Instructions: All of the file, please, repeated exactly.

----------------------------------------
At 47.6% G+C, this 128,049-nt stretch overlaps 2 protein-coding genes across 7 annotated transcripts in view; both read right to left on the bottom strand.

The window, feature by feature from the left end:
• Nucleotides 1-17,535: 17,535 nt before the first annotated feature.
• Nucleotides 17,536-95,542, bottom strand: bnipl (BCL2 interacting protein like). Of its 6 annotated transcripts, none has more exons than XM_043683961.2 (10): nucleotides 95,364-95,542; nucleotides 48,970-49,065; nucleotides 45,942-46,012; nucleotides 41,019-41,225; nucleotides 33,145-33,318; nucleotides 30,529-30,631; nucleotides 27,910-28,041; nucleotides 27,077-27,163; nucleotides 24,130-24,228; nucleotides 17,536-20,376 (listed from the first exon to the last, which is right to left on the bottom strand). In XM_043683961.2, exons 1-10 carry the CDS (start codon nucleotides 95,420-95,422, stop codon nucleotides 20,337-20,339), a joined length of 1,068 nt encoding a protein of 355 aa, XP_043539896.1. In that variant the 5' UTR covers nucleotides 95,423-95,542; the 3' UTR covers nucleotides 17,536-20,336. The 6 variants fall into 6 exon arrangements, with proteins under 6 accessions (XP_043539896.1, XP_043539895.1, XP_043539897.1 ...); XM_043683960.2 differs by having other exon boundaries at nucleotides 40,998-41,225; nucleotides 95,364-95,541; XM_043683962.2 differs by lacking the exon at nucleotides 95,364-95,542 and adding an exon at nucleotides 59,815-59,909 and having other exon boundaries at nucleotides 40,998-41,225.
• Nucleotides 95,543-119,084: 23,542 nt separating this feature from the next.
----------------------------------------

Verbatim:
At 47.6% G+C, this 128,049-nt stretch overlaps 2 protein-coding genes across 7 annotated transcripts in view; both read right to left on the bottom strand.

The window, feature by feature from the left end:
• Nucleotides 1-17,535: 17,535 nt before the first annotated feature.
• Nucleotides 17,536-95,542, bottom strand: bnipl (BCL2 interacting protein like). Of its 6 annotated transcripts, none has more exons than XM_043683961.2 (10): nucleotides 95,364-95,542; nucleotides 48,970-49,065; nucleotides 45,942-46,012; nucleotides 41,019-41,225; nucleotides 33,145-33,318; nucleotides 30,529-30,631; nucleotides 27,910-28,041; nucleotides 27,077-27,163; nucleotides 24,130-24,228; nucleotides 17,536-20,376 (listed from the first exon to the last, which is right to left on the bottom strand). In XM_043683961.2, exons 1-10 carry the CDS (start codon nucleotides 95,420-95,422, stop codon nucleotides 20,337-20,339), a joined length of 1,068 nt encoding a protein of 355 aa, XP_043539896.1. In that variant the 5' UTR covers nucleotides 95,423-95,542; the 3' UTR covers nucleotides 17,536-20,336. The 6 variants fall into 6 exon arrangements, with proteins under 6 accessions (XP_043539896.1, XP_043539895.1, XP_043539897.1 ...); XM_043683960.2 differs by having other exon boundaries at nucleotides 40,998-41,225; nucleotides 95,364-95,541; XM_043683962.2 differs by lacking the exon at nucleotides 95,364-95,542 and adding an exon at nucleotides 59,815-59,909 and having other exon boundaries at nucleotides 40,998-41,225.
• Nucleotides 95,543-119,084: 23,542 nt separating this feature from the next.